Pelvic Pain: Causes & Treatment
The entire upper body rests on the pelvis. Stresses are radiated through the vertebral column, the abominal musculature, and the abdominal organs. For this reason, the diagnosis of pelvic pain can be elusive. Irritable Bowel Syndrome can cause the same pain as endometriosis. Appendicitis can cause the same pain as salpingitis (infection of a fallopian tube). Sacroiliac and coccygeal (tail bone) pain can be similar to the discomfort of uterine descensus ("fallen womb"). Adhesional pain can originate from pelvic adhesions involving the ovary or uterus (womb) or from abdominal adhesions involving bowel stuck to bowel. Pelvic pain can even radiate down the inner thighs, mistaken for leg pain.
Pelvic Adhesive Disease (Adhesions)--Hidden Scars Take Their Toll
Whenever anyone has any surgery there is scarring. The only scar the patient sees is on the outside, but there are healing phenomena at work on the inside as well, resulting in internal scarring (adhesions). As a gynecological surgeon, much pelvic surgery I do is actually abdominal. Adhesions are an expected result, but fortunately there are usually no noticeable effects. Occasionally, however, a patient will present with pain from adhesions, the result of bowel or its fatty tissue sticking to pelvic or other abdominal organs, limiting the normal flexibility of their function. For instance, when feces or gas pass an area in the intestinal tract kinked or narrowed due to the distorting affects of adhesions, this area can become inflamed or painful.
There are several ways to treat the pain from adhesions. The best way is to just wait it out, because most symptoms will fade away over time. The main advantage in waiting is that surgery, a quick way to treat the adhesions by actually cutting these internal scars, freeing up the stuck structures, can actually lead to further adhesions. But sometimes surgery is the only answer.
When pain becomes so continuous or frequent that the patient can't enjoy any quality of life--exercise, sex, recreation, or work--and analgesics are being increased such that the patient is at risk for a narcotics problem, surgery needs to be offered. This is usually a joint decision between doctor and patient. The patient knows what she is feeling, and the doctor must be sure that all conservative options have been considered. Laparoscopy, placing a lighted tube into the navel, has been used in recent years to treat adhesions surgically. Laser and other specialized laparoscopic instruments can be used to break up the areas of internal scarring, restoring normal anatomy. The good thing about the laparoscope is that laparoscopy itself seems to cause very little adhesion formation.
When the adhesions are unusually severe or when important structures are involved, making an actual incision appropriate, attention is usually paid to meticulous technique, since most adhesions seem to develop due to tissue damage. It seems the actual healing process causes the adhesions; the damaged tissue seeks to seal itself off by joining to other sites. Two preventatives that have been used in the past are Hyskon and Intercede. Hyskon is a sugary substance left as a puddle in the abdomen, the internal tissues forced to slide around so they can't stick. Intercede is a cloth-like absorbable substance. Wrapped around traumatized structures, it converts to a gelatinous barrier to protect the tissue. These two and other techniques have had mixed success in preventing adhesions, so some doctors routine use them, others have discontinued using them.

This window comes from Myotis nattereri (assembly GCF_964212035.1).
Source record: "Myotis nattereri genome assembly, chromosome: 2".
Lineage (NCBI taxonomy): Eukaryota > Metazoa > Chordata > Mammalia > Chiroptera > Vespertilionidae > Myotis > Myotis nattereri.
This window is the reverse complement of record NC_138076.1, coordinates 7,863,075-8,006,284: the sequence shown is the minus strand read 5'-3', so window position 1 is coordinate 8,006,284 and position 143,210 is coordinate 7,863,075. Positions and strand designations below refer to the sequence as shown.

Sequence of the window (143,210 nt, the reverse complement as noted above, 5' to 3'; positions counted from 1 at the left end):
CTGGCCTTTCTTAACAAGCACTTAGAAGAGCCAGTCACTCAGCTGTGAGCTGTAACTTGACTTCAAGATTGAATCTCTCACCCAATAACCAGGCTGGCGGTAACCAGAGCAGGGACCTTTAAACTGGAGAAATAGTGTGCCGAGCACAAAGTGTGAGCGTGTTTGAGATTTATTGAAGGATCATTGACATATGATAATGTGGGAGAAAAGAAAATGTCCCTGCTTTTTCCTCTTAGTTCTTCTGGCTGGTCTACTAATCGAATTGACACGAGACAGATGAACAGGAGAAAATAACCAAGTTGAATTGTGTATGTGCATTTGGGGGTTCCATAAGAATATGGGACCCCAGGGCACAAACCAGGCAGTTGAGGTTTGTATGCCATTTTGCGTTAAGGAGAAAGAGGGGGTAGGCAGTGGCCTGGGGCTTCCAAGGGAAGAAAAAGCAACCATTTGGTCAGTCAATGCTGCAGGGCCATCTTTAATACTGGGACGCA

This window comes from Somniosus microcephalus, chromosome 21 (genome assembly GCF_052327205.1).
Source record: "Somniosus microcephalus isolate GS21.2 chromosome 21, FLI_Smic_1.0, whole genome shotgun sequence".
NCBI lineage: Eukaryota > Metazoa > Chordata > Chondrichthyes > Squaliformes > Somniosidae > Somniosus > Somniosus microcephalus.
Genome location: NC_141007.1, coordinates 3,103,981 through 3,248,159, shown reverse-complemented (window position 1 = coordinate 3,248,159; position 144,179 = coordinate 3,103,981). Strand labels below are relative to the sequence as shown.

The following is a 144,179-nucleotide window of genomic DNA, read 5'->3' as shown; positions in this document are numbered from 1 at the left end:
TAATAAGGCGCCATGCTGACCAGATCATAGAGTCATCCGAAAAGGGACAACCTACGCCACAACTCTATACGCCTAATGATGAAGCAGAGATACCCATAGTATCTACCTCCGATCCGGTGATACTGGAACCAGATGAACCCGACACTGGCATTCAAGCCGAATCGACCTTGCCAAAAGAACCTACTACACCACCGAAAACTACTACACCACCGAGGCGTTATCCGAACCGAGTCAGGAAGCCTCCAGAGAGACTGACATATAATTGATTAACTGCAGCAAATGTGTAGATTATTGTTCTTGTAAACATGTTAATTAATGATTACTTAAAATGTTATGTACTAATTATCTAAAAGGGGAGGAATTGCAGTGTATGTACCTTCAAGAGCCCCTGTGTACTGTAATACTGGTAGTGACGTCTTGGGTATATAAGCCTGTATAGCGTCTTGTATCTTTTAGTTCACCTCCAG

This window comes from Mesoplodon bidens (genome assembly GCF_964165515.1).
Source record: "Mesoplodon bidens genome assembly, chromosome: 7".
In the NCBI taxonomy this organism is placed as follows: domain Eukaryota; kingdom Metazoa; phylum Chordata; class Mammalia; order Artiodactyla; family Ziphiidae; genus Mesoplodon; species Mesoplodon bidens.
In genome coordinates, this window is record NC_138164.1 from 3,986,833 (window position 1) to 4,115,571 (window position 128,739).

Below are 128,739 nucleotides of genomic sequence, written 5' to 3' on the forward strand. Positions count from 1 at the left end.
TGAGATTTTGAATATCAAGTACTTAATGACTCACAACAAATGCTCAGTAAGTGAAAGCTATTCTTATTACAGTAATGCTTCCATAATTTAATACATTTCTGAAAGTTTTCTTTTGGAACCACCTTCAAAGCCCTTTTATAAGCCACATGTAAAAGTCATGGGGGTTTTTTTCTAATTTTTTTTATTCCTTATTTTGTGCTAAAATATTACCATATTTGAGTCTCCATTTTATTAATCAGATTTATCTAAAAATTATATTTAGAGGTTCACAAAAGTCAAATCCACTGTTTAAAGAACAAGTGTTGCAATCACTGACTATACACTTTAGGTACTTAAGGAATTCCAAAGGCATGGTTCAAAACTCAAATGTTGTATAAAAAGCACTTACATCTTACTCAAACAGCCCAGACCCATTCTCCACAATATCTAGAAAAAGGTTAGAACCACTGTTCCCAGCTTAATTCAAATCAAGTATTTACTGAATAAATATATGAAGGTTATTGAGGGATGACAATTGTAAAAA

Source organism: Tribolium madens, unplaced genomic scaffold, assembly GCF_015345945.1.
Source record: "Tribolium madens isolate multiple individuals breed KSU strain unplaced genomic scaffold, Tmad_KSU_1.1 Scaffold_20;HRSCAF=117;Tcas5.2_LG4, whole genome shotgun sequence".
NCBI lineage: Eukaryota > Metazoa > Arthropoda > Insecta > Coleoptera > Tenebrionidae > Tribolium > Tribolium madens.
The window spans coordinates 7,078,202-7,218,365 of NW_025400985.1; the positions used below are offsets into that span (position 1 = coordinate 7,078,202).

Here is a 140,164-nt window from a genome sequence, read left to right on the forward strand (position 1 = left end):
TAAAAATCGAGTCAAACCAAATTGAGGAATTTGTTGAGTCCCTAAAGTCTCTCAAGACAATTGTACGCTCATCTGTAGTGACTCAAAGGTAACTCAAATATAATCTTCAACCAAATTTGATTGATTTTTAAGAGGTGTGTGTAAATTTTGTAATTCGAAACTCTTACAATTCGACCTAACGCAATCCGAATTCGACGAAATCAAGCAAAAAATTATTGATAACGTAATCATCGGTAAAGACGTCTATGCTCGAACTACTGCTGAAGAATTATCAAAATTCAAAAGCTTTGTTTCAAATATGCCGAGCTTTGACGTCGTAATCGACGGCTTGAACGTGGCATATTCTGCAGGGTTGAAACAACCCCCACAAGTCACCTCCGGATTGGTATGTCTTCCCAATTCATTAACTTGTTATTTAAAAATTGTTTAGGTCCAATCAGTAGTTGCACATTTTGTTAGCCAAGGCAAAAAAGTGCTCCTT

The worst complication of adhesions is obstruction, the bowel being blocked, which is an emergency. This is rare as a result of GYN surgery, but no one has any special protection from complications. This is why I always run through my list of all scary possibilities before considering surgery on anyone. Is the surgery necessary? Is it indicated? If not, common sense directs us otherwise; but if so, the patient should have no unreasonable fear about surgery, because it is a legitimate therapy.
All medical management is based on risk versus benefit, and nothing exemplifies this more than treatment of adhesions.
Bladder Infections Are More Frequent In Women Than Men
Burning with urination is the classic symptom of a bladder infection, but this need not be present. Frequency of urination, urinary urgency, bloody urine, or abdominal pain may be present in addition to or instead of the burning. In fact, a bladder infection may masquerade under unrelated symptoms, meaning that if the diagnosis were made only with burning, many bladder infections would be missed.
Most infections in the childbearing period involve rectal bacteria. Two conditions of a woman's anatomy make this so: the rectum, the source for these bacteria, is very close to the opening of the urethra (the tube from which urine comes out); and the urethra itself is relatively short in women as compared to men, meaning germs have less distance to travel to get into and colonize the bladder. Tub baths can inundate the area around a woman's urethral opening with bacteria, and so women who mainly shower are less prone to suffer with this. Also, there are some women who wipe after bowel movements from back to front, causing the obvious contamination. Diet seems to play a role in the frequency of infections. Certainly, making the urine more acid makes the bladder more hostile to bacteria, so there is absolute truth to the cranberry juice remedy. Also, some blockage or foreign body, like a stone, will cause retention of urine or act like a foreign body, and any retained puddles of body fluid or a foreign body make a woman more prone to infection. The mechanical act of intercourse can drive bacteria into the opening of the urethra, so I always recommend that a woman empty her bladder before and after intercourse.